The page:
Critics' Corner: Noah

Russell Crowe has been flirting with greatness nearly his entire career. In fact, if you look at the movies that he has been a part of or the lead actor in, you in the least have to assume that he is easily one of the most respected actors in Hollywood; "L.A. Confidential", "The Insider", "Gladiator", "A Beautiful Mind", "Master and Commander", "Cinderella Man", "American Gangster", "Les Miserables" and now "Noah". On top of that, he's not always been the best at avoiding criticism for his off camera antics, box office failures and even his singing. So, why not shoulder another film that may be open to criticism?

Well, if my opinion is worth anything, Crowe's turn as the biblical character Noah is not to be criticized, it is to be respected. The film itself may take some liberties with the words of the bible as well, but lets consider some things for a moment. First of all, the bible states that Noah was 500-years old when he became father to his three sons; Shem, Ham and Japheth. He then was exactly 600 when the rains began. So, either we're dealing with some biblical characters on a different calendar schedule or the reporters of information in this day and time took some liberties of their own. Of course, we also must realize that everybody died but Noah and his family and I'm pretty sure no reporters or writers managed to stow away.

Bottom line, the story of Noah's and the Ark is a story that is one of the most fantastical of the bible. There has been evidence that something Arkish did occur, but when all is said and done, to assume that everything in the story is exactly as it occurred or occurred at all, is as ridiculous as assuming that our twenty-four hour news outlets of today aren't biased toward certain political parties and every thing they say is exactly correct, all the time. So forget all your biblical hangups and realize that the true essence and intent of the story, as intended by the bible, is exactly in tact. Man is capable of evil and God is capable of judgment.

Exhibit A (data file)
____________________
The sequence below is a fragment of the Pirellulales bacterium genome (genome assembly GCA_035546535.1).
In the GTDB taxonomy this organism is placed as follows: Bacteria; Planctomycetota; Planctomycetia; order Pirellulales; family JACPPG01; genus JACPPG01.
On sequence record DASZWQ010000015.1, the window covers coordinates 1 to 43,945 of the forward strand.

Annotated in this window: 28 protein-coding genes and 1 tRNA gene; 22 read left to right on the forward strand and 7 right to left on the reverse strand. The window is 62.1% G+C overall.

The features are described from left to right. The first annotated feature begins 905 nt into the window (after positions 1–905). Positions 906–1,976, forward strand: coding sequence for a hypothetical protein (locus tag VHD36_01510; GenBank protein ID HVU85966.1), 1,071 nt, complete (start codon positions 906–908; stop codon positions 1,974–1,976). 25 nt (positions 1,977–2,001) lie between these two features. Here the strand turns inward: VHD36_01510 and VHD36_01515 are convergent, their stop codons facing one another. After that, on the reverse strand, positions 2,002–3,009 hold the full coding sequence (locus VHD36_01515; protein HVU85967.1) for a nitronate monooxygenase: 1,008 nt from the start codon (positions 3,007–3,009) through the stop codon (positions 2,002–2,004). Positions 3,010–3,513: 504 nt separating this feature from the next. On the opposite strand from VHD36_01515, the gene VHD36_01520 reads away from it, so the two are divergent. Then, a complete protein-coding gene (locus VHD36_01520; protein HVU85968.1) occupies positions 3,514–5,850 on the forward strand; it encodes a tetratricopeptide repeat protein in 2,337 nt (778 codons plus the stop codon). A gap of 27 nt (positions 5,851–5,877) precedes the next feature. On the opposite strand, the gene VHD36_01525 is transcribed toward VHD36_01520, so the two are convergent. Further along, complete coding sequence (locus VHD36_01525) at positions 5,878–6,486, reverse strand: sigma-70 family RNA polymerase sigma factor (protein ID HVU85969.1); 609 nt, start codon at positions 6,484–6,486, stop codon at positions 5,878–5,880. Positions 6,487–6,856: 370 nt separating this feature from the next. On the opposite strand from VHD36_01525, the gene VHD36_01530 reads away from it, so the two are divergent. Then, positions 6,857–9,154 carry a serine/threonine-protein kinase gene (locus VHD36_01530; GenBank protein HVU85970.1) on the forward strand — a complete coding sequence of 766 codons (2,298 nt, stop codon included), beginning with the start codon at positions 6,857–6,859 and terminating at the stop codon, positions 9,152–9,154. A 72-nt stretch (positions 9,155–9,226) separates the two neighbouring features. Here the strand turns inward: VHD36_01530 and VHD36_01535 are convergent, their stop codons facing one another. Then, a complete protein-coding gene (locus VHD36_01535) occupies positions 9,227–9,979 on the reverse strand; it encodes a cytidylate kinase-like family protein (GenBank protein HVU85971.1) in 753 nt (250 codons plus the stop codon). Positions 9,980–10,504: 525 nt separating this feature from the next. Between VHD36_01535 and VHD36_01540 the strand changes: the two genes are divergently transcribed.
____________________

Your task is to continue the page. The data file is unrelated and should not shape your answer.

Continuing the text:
Darren Aronofsky may have made more of a "Lord of the Rings" type film as opposed to a "The Last Temptation of Christ" type film, but as I said earlier; the story of Noah and the Ark is a fantastically spun story. There is great evil, there are fallen angels that are portrayed in the form of large rock monsters called 'Watchers' that reminded me of "Lord of the Rings" tree monsters, there are two of each animal that make their way to the Ark and apparently told the other animals of their kind to stay put and there is a monstrous flood that succumbs the earth.

If you're hung up on accuracies and formalities then you will miss the outstanding performances by Crowe, Jennifer Connelly and Ray Winstone who plays Tubal-Cain. More importantly though, you will miss the message that rings way too close to the world we live in today and does the bible stories intent justice. We as human beings cannot allow evil to succumb us and we must fight to make sure love and compassion always wins. "Noah" may have been a little long and windy in places, but as a whole, the movie is gifted with deep emotion and timely intent.